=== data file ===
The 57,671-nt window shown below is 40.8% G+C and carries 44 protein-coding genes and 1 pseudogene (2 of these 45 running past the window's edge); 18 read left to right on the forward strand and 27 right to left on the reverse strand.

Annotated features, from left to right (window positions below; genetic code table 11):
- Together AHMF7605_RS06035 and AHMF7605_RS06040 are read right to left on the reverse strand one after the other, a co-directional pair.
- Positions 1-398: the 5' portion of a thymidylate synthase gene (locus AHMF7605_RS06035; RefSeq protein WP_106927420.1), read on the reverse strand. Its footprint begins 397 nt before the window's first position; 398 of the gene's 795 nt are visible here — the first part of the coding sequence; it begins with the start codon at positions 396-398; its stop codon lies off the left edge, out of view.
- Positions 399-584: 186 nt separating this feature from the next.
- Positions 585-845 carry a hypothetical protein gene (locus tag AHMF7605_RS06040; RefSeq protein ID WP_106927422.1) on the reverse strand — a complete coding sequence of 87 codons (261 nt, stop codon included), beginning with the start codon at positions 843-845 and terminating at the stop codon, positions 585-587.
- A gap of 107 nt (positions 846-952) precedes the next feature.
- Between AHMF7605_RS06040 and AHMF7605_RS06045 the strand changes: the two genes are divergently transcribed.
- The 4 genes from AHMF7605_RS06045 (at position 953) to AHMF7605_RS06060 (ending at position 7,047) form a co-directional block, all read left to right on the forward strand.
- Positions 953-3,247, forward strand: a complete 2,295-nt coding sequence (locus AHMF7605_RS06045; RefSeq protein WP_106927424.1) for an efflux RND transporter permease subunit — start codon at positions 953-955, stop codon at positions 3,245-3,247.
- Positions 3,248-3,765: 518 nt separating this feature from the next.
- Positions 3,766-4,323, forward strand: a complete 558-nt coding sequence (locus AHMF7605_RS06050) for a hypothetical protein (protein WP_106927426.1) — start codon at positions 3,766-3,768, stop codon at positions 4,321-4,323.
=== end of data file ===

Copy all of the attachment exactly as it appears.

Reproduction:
The 57,671-nt window shown below is 40.8% G+C and carries 44 protein-coding genes and 1 pseudogene (2 of these 45 running past the window's edge); 18 read left to right on the forward strand and 27 right to left on the reverse strand.

Annotated features, from left to right (window positions below; genetic code table 11):
- Together AHMF7605_RS06035 and AHMF7605_RS06040 are read right to left on the reverse strand one after the other, a co-directional pair.
- Positions 1-398: the 5' portion of a thymidylate synthase gene (locus AHMF7605_RS06035; RefSeq protein WP_106927420.1), read on the reverse strand. Its footprint begins 397 nt before the window's first position; 398 of the gene's 795 nt are visible here — the first part of the coding sequence; it begins with the start codon at positions 396-398; its stop codon lies off the left edge, out of view.
- Positions 399-584: 186 nt separating this feature from the next.
- Positions 585-845 carry a hypothetical protein gene (locus tag AHMF7605_RS06040; RefSeq protein ID WP_106927422.1) on the reverse strand — a complete coding sequence of 87 codons (261 nt, stop codon included), beginning with the start codon at positions 843-845 and terminating at the stop codon, positions 585-587.
- A gap of 107 nt (positions 846-952) precedes the next feature.
- Between AHMF7605_RS06040 and AHMF7605_RS06045 the strand changes: the two genes are divergently transcribed.
- The 4 genes from AHMF7605_RS06045 (at position 953) to AHMF7605_RS06060 (ending at position 7,047) form a co-directional block, all read left to right on the forward strand.
- Positions 953-3,247, forward strand: a complete 2,295-nt coding sequence (locus AHMF7605_RS06045; RefSeq protein WP_106927424.1) for an efflux RND transporter permease subunit — start codon at positions 953-955, stop codon at positions 3,245-3,247.
- Positions 3,248-3,765: 518 nt separating this feature from the next.
- Positions 3,766-4,323, forward strand: a complete 558-nt coding sequence (locus AHMF7605_RS06050) for a hypothetical protein (protein WP_106927426.1) — start codon at positions 3,766-3,768, stop codon at positions 4,321-4,323.